“The view is we need to lengthen the amount of time Taiwan can hold out on its own,” he added. “That’s how you avoid China picking the low-hanging fruit of its ‘fait accompli’ strategy — that they’ve won the day before we’ve gotten there, that is assuming we intervene.”
U.S. officials increasingly emphasize Taiwan’s need for smaller, mobile weapons that can be lethal against Chinese warships and jets while being able to evade attacks, which is central to so-called asymmetric warfare.
“Shoot-and-scoot” types of armaments are popular with the Ukrainian military, which has used shoulder-fired Javelin and NLAW anti-tank guided missiles and Stinger anti-aircraft missiles effectively against Russian forces. Recently, the Ukrainians have pummeled Russian troops with mobile American-made rocket launchers known as HIMARS.
To transform Taiwan into a “porcupine,” an entity bristling with armaments that would be costly to attack, U.S. officials have been trying to steer Taiwanese counterparts toward ordering more of those weapons and fewer systems for a conventional ground war like M1 Abrams tanks.
Pentagon and State Department officials have also been speaking regularly about these issues since March with American arms companies, including at an industry conference on Taiwan this week in Richmond, Virginia. Jedidiah Royal, a Defense Department official, said in a speech there that the Pentagon was helping Taiwan build out systems for “an island defense against an aggressor with conventional overmatch.”
In a recent article, James Timbie, a former State Department official, and James O. Ellis Jr., a retired U.S. Navy admiral, said that Taiwan needs “a large number of small things” for distributed defense, and that some of Taiwan’s recent purchases from the United States, including Harpoon and Stinger missiles, fit that bill. Taiwan also produces its own deterrent weapons, including minelayer ships, air defense missile systems and anti-ship cruise missiles.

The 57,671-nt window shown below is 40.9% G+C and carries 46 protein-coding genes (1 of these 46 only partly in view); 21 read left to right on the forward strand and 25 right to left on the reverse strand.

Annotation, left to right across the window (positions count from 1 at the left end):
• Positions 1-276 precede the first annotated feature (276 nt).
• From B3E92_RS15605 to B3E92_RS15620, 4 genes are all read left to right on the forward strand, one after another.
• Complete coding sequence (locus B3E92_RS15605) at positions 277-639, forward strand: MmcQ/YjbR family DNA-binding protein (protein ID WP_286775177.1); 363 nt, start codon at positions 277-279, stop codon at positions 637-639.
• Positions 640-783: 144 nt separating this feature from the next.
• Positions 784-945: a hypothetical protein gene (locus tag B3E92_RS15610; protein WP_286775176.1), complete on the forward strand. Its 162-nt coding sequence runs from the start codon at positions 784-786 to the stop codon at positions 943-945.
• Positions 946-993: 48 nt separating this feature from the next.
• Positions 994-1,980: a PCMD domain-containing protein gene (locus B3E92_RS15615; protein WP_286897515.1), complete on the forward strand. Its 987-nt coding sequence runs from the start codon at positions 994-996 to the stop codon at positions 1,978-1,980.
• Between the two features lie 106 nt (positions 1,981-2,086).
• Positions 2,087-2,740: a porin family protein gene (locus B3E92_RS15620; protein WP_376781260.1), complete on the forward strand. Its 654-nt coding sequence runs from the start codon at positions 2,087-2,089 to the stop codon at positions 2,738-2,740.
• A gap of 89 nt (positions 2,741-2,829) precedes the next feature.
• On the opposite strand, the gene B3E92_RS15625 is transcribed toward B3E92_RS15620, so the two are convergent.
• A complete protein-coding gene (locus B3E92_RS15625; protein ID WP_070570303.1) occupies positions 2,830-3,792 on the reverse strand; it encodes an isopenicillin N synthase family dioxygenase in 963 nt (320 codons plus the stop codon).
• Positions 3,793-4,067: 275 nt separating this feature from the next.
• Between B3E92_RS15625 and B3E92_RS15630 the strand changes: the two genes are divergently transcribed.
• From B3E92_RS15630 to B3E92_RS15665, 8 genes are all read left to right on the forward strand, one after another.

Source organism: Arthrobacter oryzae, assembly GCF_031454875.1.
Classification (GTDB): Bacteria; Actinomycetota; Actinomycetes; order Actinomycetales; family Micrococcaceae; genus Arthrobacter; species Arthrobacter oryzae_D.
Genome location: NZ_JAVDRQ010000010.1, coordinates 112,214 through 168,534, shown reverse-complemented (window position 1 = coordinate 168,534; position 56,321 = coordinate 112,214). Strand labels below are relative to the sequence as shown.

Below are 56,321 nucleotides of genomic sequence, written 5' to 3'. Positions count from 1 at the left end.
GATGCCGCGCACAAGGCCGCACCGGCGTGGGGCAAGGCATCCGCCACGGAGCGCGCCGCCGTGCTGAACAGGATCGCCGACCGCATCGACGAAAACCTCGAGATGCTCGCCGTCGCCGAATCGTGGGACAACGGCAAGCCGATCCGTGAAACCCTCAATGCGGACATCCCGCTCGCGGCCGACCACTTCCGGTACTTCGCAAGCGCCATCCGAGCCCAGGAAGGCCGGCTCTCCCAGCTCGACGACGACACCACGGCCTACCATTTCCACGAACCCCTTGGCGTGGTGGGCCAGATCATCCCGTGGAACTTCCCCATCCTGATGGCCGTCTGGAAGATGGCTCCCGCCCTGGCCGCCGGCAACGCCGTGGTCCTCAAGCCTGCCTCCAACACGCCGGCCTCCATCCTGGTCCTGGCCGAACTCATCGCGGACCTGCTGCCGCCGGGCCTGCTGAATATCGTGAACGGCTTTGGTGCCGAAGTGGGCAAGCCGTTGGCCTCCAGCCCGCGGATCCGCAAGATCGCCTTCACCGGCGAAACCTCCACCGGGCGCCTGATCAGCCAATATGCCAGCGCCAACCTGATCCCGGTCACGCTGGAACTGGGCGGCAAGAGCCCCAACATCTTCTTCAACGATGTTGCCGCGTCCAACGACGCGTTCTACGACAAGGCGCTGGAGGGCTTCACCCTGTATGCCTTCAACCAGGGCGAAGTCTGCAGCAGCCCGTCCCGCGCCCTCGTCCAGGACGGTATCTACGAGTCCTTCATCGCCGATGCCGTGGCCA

They said Taiwan needs to shift resources away from “expensive, high-profile conventional systems” that China can easily destroy in an initial attack, although some of those systems, notably F-16 jets, are useful for countering ongoing Chinese fighter jet and ship activities in “gray zone” airspace and waters. The authors also wrote that “the effective defense of Taiwan” will require stockpiling ammunition, fuel and other supplies, as well as strategic reserves of energy and food.
Officials in the administration of Tsai Ing-wen, the president of Taiwan, say they recognize the need to stockpile smaller weapons but point out that there are significant lags between orders and shipments.
“I think we’re moving in a high degree of consensus in terms of our priorities on the asymmetric strategy, but the speed does have to be accelerated,” Bi-khim Hsiao, the de facto Taiwanese ambassador in Washington, said in an interview.
Some American lawmakers have called for faster and more robust deliveries. Some senior senators are trying to push through the proposed Taiwan Policy Act, which would provide $6.5 billion in security assistance to Taiwan over the next four years and mandate treating the island as if it were a “major non-NATO ally.”